If you have a chance to read the paperback Mind Gym by Gary Mack, go for it. Mack fits a mind-blowing lesson about how the mind influences athletic performance – even more than physical skill – into every 4-page mini-chapter. The book is written for athletes, but the lessons are relevant for business. I think the chapter called “Try Easier” serves up a perfect lesson for marketing and selling to women.
To Illustrate: In “Try Easier”, Mack tells the story of a track coach who “instructed his runners to run 800 meters as fast as they could. Later, the coach had them run the same distance, at only 90 percent of top speed. What surprised the runners, is that their times were better when they ran at 90 percent, than when they went all out.”. Mack explains…. “giving 90 percent effort, runners expend a lot of muscular energy but they relax the antagonist muscles that hinder maximum performance.” He continues….”When Ken Griffey Jr steps up to the plate, he doesn’t grind his bat handle into sawdust….the source of his power isn’t brute strength, but rather leverage, flexibility, and range of motion.”
And so it is in selling and marketing to women. I see many salespeople (men and women) get too wound up when planning how to market and sell to women….they wonder if they have to redesign every marketing material and paint them pink, if they should replace all sales scripts with probing questions that ask women about their “feelings”, if they should hold “spa days” instead of the annual golf tournament….what is the ‘right’ way, Cristi? they ask, with pained looks on their faces. By “trying harder”, they run the risk of “trying too hard” and alienating women, similar to what Dell computers did recently, which ended in a pretty big disaster and a fast redo of their strategy. So, although details are important, if you’re “trying too hard”, you might want to consider winning the race by “trying easier”.
An example: My friend Jennifer recently returned from a salmon fishing trip with her dad and two brothers. Each year, the boys go to an exclusive lodge off the west coast of BC for 4 days of fishing with a private guide, and to socialize with other fishing enthusiasts from all over the world. Jen was thrilled about a four-day bonding experience of being ‘one of the boys’. Jenn knew she could play at their level, and she did, catching the biggest Coho salmon of the week! At the end of every guest week, the lodge hosts an awards dinner for “Biggest Catch”. After watching the other guests (all guys) receive their trophies and $100 lodge gift store certificates, Jen was picturing the spot on her mantle for her “Biggest Coho” trophy, and the new fishing supplies she would buy with her gift certificate. However, when her name was called, and she bounded to the front of the room to get her trophy, the lodge manager announced into the microphone (in these exact words) “Well, because of the gender issue, we didn’t know what to get you. So…we got you this serving platter”. Not wanting to make a scene, Jen smiled through her gritted her teeth and sat back down to her brother’s joke….“Well sis, that platter is for you to serve the menfolk the fish you caught”. In this case, the lodge made the critical mistake of “trying too hard” to accommodate women, and made her into an “issue”, instead of making her feel welcome and equal.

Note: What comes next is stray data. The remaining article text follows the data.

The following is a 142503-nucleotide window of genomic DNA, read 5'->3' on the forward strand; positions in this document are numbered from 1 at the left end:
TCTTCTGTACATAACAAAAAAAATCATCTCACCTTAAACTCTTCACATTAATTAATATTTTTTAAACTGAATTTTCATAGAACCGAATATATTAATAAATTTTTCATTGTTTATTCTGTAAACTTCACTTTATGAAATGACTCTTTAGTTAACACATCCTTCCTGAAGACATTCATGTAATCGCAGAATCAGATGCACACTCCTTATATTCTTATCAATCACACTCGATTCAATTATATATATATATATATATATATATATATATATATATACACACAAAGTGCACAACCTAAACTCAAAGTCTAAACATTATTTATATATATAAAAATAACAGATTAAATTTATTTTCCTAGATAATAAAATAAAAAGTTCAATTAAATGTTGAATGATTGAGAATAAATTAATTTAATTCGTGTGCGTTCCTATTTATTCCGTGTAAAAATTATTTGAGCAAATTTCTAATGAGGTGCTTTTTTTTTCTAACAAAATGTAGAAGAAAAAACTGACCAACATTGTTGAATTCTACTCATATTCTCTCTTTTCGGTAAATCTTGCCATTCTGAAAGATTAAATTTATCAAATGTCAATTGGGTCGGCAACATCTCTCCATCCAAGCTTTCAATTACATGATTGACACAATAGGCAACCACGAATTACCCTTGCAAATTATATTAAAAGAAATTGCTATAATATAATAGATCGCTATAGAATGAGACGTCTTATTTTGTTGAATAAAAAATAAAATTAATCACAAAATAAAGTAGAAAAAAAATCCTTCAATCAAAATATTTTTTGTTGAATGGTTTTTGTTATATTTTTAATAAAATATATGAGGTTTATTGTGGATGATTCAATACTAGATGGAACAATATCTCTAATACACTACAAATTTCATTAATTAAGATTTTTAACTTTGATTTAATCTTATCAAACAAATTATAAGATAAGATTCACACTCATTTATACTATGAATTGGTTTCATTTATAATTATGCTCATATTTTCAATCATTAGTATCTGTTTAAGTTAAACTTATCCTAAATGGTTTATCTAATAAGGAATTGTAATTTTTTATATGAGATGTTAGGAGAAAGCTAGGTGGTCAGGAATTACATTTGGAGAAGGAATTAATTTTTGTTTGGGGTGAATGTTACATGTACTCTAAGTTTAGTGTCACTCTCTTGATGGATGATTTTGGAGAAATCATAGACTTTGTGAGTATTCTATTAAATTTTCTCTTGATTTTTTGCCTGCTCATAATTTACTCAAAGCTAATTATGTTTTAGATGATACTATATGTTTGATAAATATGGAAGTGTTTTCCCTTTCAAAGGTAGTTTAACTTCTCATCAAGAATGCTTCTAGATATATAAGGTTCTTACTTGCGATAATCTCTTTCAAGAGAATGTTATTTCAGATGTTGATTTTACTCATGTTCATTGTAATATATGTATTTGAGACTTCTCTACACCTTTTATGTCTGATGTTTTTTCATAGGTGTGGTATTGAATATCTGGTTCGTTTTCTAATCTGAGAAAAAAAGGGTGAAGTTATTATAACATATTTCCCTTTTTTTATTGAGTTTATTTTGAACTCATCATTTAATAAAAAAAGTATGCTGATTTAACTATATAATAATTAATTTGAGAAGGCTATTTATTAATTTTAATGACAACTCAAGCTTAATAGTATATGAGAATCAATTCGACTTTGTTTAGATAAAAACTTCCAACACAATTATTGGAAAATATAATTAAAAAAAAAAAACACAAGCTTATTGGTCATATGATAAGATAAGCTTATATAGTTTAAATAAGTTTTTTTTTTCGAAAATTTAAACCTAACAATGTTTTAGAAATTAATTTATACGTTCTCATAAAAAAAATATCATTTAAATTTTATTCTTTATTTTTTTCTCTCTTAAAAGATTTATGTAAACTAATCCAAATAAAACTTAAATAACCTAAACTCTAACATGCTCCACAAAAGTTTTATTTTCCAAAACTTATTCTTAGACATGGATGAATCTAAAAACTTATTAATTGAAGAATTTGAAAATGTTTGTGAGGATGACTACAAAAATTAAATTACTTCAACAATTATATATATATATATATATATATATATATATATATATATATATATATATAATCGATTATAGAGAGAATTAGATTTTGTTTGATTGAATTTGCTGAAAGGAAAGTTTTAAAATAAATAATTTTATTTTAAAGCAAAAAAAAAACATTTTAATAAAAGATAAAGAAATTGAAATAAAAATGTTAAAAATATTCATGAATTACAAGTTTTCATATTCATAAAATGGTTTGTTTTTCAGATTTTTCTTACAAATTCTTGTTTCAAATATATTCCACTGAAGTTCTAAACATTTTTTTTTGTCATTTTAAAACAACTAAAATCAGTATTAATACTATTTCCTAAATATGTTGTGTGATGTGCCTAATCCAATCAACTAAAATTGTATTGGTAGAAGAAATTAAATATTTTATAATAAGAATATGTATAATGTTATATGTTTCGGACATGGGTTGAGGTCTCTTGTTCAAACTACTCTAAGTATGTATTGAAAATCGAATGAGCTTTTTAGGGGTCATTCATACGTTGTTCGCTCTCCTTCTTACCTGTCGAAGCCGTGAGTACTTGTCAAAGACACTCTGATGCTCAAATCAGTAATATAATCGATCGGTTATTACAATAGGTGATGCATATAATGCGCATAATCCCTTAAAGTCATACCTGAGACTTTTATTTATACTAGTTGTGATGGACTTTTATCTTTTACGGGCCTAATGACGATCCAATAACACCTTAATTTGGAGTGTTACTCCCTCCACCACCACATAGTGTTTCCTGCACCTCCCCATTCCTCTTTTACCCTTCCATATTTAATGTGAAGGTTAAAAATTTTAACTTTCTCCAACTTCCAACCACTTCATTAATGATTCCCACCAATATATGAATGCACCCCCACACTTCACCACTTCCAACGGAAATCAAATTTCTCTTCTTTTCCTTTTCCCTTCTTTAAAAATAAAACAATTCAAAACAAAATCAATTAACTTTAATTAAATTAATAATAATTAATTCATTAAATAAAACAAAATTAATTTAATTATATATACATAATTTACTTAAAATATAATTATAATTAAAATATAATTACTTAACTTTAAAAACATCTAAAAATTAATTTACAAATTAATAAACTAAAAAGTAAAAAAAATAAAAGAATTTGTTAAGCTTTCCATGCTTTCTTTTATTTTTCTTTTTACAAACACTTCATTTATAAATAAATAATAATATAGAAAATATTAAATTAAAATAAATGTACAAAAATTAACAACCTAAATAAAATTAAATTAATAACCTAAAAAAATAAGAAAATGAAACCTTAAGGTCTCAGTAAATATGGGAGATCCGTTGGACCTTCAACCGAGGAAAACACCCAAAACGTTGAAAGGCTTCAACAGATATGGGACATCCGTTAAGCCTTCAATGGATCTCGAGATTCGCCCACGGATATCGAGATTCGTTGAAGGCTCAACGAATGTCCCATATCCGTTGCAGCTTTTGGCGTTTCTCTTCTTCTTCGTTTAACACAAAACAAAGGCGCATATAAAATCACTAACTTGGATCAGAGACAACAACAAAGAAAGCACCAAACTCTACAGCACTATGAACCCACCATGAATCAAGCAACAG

Some readers may think the fishing lodge intended to insult its female guest by giving her a serving platter, but I doubt it. This is a case of the lodge ‘trying too hard’ to paint it pink. instead of accommodating, they actually alienated their female client.
Now You: Are you so focussed on ‘winning’ in the women’s market, that you forget to relax, breathe, and listen to what women really want? Are you trying “too hard” and alienating women by going overboard, or are you simply evaluating what you can adjust, to ensure you have considered women’s needs? Do you see the women’s market as a “gender issue” or a segment that holds huge opportunity?
PS – the fishing industry might want to put a more effort into understanding what women want…according to the American Sportfishing Association, 25% of anglers are women, and women are one of the key markets driving the increase in industry sales.